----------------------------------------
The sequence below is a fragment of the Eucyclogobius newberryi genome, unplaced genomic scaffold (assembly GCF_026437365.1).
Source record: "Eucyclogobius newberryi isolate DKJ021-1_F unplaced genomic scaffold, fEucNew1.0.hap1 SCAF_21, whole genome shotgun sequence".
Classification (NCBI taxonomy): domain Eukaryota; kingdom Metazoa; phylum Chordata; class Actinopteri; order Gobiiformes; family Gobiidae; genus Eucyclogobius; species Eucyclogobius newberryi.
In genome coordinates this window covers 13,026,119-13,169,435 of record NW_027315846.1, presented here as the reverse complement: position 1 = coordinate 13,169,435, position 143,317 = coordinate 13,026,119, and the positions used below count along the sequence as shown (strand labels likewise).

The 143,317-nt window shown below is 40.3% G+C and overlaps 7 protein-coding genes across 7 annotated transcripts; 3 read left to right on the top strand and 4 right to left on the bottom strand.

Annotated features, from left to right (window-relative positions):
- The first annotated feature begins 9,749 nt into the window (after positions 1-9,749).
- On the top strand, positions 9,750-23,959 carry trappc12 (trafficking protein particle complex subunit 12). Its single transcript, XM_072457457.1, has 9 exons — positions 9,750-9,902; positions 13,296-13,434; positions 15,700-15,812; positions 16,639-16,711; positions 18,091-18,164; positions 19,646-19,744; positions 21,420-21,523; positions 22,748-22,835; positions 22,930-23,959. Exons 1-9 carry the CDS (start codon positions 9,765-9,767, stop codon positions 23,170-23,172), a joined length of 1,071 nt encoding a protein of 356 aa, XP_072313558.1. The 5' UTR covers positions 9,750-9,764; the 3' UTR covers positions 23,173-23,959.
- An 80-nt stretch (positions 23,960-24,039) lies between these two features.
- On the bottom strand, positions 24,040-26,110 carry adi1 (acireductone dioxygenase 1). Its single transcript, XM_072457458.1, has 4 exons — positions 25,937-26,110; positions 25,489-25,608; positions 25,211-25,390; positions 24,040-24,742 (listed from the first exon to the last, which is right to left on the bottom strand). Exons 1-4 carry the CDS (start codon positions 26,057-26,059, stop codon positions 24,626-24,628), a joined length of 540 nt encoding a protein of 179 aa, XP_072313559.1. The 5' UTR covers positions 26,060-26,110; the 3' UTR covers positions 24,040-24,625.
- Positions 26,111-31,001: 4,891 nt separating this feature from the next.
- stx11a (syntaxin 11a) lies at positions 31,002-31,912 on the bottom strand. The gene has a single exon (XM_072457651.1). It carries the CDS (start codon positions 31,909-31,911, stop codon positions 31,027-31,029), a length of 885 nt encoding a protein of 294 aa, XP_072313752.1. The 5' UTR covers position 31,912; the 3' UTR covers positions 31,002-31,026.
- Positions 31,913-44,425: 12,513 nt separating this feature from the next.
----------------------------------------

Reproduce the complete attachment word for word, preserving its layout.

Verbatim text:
The sequence below is a fragment of the Eucyclogobius newberryi genome, unplaced genomic scaffold (assembly GCF_026437365.1).
Source record: "Eucyclogobius newberryi isolate DKJ021-1_F unplaced genomic scaffold, fEucNew1.0.hap1 SCAF_21, whole genome shotgun sequence".
Classification (NCBI taxonomy): domain Eukaryota; kingdom Metazoa; phylum Chordata; class Actinopteri; order Gobiiformes; family Gobiidae; genus Eucyclogobius; species Eucyclogobius newberryi.
In genome coordinates this window covers 13,026,119-13,169,435 of record NW_027315846.1, presented here as the reverse complement: position 1 = coordinate 13,169,435, position 143,317 = coordinate 13,026,119, and the positions used below count along the sequence as shown (strand labels likewise).

The 143,317-nt window shown below is 40.3% G+C and overlaps 7 protein-coding genes across 7 annotated transcripts; 3 read left to right on the top strand and 4 right to left on the bottom strand.

Annotated features, from left to right (window-relative positions):
- The first annotated feature begins 9,749 nt into the window (after positions 1-9,749).
- On the top strand, positions 9,750-23,959 carry trappc12 (trafficking protein particle complex subunit 12). Its single transcript, XM_072457457.1, has 9 exons — positions 9,750-9,902; positions 13,296-13,434; positions 15,700-15,812; positions 16,639-16,711; positions 18,091-18,164; positions 19,646-19,744; positions 21,420-21,523; positions 22,748-22,835; positions 22,930-23,959. Exons 1-9 carry the CDS (start codon positions 9,765-9,767, stop codon positions 23,170-23,172), a joined length of 1,071 nt encoding a protein of 356 aa, XP_072313558.1. The 5' UTR covers positions 9,750-9,764; the 3' UTR covers positions 23,173-23,959.
- An 80-nt stretch (positions 23,960-24,039) lies between these two features.
- On the bottom strand, positions 24,040-26,110 carry adi1 (acireductone dioxygenase 1). Its single transcript, XM_072457458.1, has 4 exons — positions 25,937-26,110; positions 25,489-25,608; positions 25,211-25,390; positions 24,040-24,742 (listed from the first exon to the last, which is right to left on the bottom strand). Exons 1-4 carry the CDS (start codon positions 26,057-26,059, stop codon positions 24,626-24,628), a joined length of 540 nt encoding a protein of 179 aa, XP_072313559.1. The 5' UTR covers positions 26,060-26,110; the 3' UTR covers positions 24,040-24,625.
- Positions 26,111-31,001: 4,891 nt separating this feature from the next.
- stx11a (syntaxin 11a) lies at positions 31,002-31,912 on the bottom strand. The gene has a single exon (XM_072457651.1). It carries the CDS (start codon positions 31,909-31,911, stop codon positions 31,027-31,029), a length of 885 nt encoding a protein of 294 aa, XP_072313752.1. The 5' UTR covers position 31,912; the 3' UTR covers positions 31,002-31,026.
- Positions 31,913-44,425: 12,513 nt separating this feature from the next.